Cancer survivor detained by US immigration because treatment eradicated fingerprints

fingerprintA 62-year-old cancer survivor was recently temporarily denied entry into the US because the treatment he had been receiving had wiped out his fingerprints.

The patient, Mr S, had been taking the chemotherapy drug capecitabine for three years to prevent recurrence of his nasopharyngeal cancer following successful treatment of the disease with another chemotherapy regimen.

Capecitabine can cause inflammation, peeling, bleeding and blistering of the palms of the hands and soles of the feet, a side effect known as plantar-palmar syndrome.  Interestingly, survival is significantly better in patients on capecitabine who experience this severe plantar-palmar syndrome.

The case report of Mr S, published in Annals of Oncology, states that the patient had grade 2 plantar-palmar syndrome that did not affect his daily activities and function. He was not aware that he had lost his fingerprints when he set off from Singapore to visit relatives in the US.

According to the case report, Mr S “was detained at the airport customs for four hours because the immigration officers could not detect his fingerprints. He was allowed to enter after the custom officers were satisfied that he was not a security threat”.

The patient’s oncologist Dr Eng-Huat Tan, senior consultant at Singapore’s National Cancer Center, advises that all patients who are receiving capecitabine carry a doctor’s letter with them when they travel, as doctors are not sure which patients on the drug will lose their fingerprints or when in the course of treatment this will occur.

“Patients taking long-term capecitabine may have problems with regards to fingerprint identification when they enter United States’ ports or other countries that require fingerprint identification and should be warned about this”, writes Dr Tan. “There may be a growing number of such patients as Mr S who may benefit from maintenance capecitabine for disseminated malignancy. These patients should prepare adequately before travelling to avert the inconvenience that Mr S was put through.”

International airports in the US have been fingerprinting foreign visitors since 2004 under the US-Visit (US Visitor and Immigrant Status Indicator Technology) security system. At least two index fingerprint images are taken from all foreign visitors, including those from countries in the visa waiver scheme such as the UK, which are matched with millions of records to detect whether the visitor is attempting to use fradulent identification. These fingerprints are also matched to a list of known or suspected terrorists, criminals and immigration violators.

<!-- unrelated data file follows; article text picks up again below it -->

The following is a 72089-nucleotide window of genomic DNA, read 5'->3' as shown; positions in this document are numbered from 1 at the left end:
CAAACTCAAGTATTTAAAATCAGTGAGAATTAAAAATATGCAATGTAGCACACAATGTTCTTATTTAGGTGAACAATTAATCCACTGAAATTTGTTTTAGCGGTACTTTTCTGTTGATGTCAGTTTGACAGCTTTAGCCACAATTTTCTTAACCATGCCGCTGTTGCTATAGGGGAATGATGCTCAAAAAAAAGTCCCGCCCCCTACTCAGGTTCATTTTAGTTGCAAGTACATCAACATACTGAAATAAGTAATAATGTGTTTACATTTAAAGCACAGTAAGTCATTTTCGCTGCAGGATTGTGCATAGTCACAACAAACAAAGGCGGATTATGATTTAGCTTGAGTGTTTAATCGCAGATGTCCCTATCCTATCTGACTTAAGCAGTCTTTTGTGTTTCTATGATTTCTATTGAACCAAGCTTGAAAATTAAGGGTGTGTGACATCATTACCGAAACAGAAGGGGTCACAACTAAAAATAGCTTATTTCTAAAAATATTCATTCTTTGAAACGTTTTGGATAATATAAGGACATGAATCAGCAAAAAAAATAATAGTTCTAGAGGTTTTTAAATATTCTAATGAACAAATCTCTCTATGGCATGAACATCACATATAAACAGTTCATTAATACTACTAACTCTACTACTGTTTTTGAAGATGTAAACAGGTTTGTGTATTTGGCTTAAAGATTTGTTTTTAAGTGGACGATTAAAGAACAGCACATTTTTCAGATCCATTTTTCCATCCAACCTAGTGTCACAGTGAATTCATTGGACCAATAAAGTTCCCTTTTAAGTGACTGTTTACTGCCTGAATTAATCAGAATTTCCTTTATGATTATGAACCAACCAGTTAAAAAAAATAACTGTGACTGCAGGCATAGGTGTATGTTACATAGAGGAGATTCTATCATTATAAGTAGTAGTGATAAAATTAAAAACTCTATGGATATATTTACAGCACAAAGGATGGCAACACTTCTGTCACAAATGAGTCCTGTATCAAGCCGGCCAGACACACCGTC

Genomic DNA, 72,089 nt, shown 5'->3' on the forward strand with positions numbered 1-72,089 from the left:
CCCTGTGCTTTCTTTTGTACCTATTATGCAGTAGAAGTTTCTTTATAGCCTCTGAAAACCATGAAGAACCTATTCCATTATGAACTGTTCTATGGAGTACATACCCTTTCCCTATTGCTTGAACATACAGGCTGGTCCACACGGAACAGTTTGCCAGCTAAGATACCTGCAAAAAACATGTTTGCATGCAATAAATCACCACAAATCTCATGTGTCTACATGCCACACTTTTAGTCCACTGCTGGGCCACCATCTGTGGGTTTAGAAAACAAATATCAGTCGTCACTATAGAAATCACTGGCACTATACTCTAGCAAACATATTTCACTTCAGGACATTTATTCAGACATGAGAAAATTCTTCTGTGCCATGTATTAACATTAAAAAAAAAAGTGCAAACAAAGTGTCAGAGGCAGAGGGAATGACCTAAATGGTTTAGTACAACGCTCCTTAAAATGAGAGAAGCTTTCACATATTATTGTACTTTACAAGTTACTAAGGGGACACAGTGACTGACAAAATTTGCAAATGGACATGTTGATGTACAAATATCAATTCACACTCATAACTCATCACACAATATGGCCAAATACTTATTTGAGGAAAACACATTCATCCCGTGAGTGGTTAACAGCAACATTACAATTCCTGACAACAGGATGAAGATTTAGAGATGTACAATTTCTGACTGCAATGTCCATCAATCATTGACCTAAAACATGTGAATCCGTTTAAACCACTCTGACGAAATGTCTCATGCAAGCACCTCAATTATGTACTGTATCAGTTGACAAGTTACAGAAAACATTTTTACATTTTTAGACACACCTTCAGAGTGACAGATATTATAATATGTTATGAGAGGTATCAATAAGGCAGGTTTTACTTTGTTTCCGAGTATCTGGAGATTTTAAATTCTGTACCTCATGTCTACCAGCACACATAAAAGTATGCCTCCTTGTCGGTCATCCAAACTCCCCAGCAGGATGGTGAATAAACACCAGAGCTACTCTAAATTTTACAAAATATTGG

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One in five children with cancer receive wrong chemotherapy doses

ChemotherapyA study of nearly 1,400 adult and pediatric cancer patients published in the Journal of Clinical Oncology has found that 19% of children taking chemotherapy drugs in outpatient clinics or at home were subject to some sort of medication error.  In addition, 7% of adult cancer outpatients also were on the receiving end of chemotherapy mistakes.

Alarmingly, approximately 40% medication errors in children had the potential to cause harm, and four children were actually injured.

“As cancer care shifts from the hospital to the outpatient setting, adults and children with cancer receive more complicated, potentially toxic medication regimens in the clinic and home,” said Dr Kathleen Walsh, study leader and assistant professor of pediatrics at the University of Massachusetts Medical School.  Given that outpatients are essentially required to administer these complex regimens themselves without any medical guidance, errors in medication are, therefore, quite likely.

In this study, the authors retrospectively examined medical records from outpatient visits at three adult and one pediatric oncology clinic.  In total, 1,262 adult patient visits involving 10,995 medications and 117 pediatric visits involving 913 medications were assessed.

Of the adult visits, 90 were associated with a medication error, whereas 22 pediatric visits involved a chemotherapy mistake. More than 70% of the errors in children occurred at home, whereas in adults chemotherapy errors were much more likely in the clinic (>50% of cases).

One of the key types of medication error recorded in adults was administration of an incorrect dose due to confusion over conflicting instructions. In some cases, medication orders for several months of chemotherapy would be written at the beginning of treatment, and doses would then be adjusted as needed at each clinic visit. Patients thus had an initial set of orders and a modified set instructions written on the day of the outpatient visit, causing much bewilderment when it came to the time of administration.

A considerable proportion of the medication errors in children were due to parents’ confusion about instructions, which resulted in the child receiving the wrong dose or the wrong number of doses per day.

“Requiring that medication orders be written on the day of administration, following review of lab results, may be a simple strategy for preventing errors among adults, while most of the errors involving children may have been avoided by better communication and support for parents of children who use chemotherapy medications at home,” said Dr Walsh.

In addition, information technology such as computer order entry, electronic medication administration records and bar-coding – which have proved effective in hospitals – might also help prevent medication errors in an outpatient setting.


Walsh KE et al. (2008) Medication Errors Among Adults and Children With Cancer in the Outpatient Setting. Journal of Clinical Oncology DOI: 10.1200/JCO.2008.18.6072

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